Cinema 4D: Objects
This tutorial involved using objects within Cinema 4D. Last week, we had touched upon the basics, and now we were looking further in depth. However in comparison to last weeks tutorial, there was no end result with todays. We were simply looking at the numerous things you can do with objects in Cinema 4D.
We began by creating a cube object, this was done with the shape tool. When going onto the settings of the shape, you can change its position as well as scale by height width and length. This was simply done by changing the values, or dragging the yellow markers on the axis of the cube. By default, when working with objects, they don’t automatically show the segments of the shape. However, by going to display, you can change the settings to “Gouraud Shading” which therefore will allow the segments to be seen within the object shape. With the segments, you can change the value so you get more or less when displaying your shape according to how you want to use it. Next we looked at the “fillet tool”. This rounded the corners of the selected object rather than being sharp and pointed. Most 3D designers include this because it allows objects to look more realistic.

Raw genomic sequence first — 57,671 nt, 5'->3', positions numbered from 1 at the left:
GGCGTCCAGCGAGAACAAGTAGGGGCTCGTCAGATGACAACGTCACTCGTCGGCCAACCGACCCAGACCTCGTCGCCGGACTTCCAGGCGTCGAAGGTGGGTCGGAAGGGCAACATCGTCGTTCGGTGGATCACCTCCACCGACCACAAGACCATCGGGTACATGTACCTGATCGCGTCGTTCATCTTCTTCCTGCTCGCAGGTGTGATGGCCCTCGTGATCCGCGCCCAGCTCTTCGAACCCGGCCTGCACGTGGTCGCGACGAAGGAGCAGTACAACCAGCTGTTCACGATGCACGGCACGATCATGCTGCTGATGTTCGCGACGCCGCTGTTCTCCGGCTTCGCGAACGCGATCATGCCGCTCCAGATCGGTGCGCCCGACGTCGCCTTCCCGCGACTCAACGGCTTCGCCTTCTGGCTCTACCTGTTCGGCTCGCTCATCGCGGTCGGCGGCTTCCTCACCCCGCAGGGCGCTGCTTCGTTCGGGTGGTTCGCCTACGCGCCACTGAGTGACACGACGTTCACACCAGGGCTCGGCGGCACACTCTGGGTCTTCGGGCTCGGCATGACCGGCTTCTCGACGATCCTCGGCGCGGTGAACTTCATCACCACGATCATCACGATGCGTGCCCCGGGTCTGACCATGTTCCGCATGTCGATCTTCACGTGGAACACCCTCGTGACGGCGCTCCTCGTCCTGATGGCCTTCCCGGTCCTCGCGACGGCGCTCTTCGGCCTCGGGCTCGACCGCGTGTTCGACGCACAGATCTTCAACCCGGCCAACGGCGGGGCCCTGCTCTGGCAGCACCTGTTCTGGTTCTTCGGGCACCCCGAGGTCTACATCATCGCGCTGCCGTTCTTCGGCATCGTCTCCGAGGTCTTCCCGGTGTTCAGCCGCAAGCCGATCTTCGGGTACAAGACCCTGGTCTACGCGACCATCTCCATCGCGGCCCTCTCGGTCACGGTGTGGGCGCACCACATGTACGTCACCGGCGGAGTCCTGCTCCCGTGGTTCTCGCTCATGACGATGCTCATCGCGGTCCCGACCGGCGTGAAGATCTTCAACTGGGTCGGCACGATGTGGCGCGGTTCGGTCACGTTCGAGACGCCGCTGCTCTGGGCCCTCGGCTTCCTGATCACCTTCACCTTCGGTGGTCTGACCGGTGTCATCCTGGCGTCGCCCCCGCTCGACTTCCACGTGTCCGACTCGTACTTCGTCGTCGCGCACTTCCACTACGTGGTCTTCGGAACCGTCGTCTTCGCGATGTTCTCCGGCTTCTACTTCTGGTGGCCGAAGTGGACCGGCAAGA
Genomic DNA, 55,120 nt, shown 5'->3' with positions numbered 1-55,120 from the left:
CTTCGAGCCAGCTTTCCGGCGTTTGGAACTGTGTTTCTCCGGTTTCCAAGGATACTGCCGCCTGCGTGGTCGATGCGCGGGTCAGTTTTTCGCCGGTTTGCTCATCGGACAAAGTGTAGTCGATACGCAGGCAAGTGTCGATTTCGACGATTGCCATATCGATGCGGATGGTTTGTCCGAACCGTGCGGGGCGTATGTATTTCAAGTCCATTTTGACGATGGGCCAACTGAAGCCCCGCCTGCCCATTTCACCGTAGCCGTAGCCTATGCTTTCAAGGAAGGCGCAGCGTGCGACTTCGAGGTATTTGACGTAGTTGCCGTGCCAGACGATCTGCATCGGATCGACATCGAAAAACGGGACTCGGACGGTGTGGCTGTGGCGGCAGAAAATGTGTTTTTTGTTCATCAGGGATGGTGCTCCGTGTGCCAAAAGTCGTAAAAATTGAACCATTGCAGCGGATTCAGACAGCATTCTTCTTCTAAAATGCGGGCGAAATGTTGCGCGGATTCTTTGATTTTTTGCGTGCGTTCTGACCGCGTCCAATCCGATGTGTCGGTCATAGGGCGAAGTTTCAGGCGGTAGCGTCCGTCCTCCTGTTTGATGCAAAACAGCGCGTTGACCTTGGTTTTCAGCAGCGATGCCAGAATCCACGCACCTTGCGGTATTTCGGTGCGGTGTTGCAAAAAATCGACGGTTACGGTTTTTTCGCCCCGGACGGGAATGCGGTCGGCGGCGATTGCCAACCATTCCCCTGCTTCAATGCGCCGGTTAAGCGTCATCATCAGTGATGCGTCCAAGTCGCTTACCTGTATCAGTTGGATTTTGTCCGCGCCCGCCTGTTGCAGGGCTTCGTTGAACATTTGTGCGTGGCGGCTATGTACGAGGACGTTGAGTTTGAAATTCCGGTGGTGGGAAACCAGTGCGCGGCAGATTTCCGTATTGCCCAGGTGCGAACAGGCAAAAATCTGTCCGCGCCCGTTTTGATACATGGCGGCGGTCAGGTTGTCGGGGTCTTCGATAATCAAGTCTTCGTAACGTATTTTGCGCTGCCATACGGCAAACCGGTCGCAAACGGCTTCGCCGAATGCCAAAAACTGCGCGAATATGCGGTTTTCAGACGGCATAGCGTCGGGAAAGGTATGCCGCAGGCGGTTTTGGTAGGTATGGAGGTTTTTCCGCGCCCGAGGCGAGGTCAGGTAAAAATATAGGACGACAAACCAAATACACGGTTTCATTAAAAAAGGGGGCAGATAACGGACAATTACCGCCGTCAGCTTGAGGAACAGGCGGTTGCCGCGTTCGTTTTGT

Next, we looked at “Splines” and created the property of a square and a circle. Again, all these shapes can be adjusted either by using its axis, or changing the values within the shape settings. Although last week we briefly looked upon using text, this week we cover more about it. We was showed how to edit your text. I replaced the text with “hello” as well as changing the font. Next we looked at how we can use “compound objects”. Compound objects do not work on their own, but can be added onto something. Therefore we combined compound objects with shapes such as circles and squares as well as looking at how the compound object can be edited to make look more realistic. Using the “sweep” compound object, we combined our text and spline. Therefore the end result was that so that it creates a compound object in the shape of our text but with the pattern of our spline.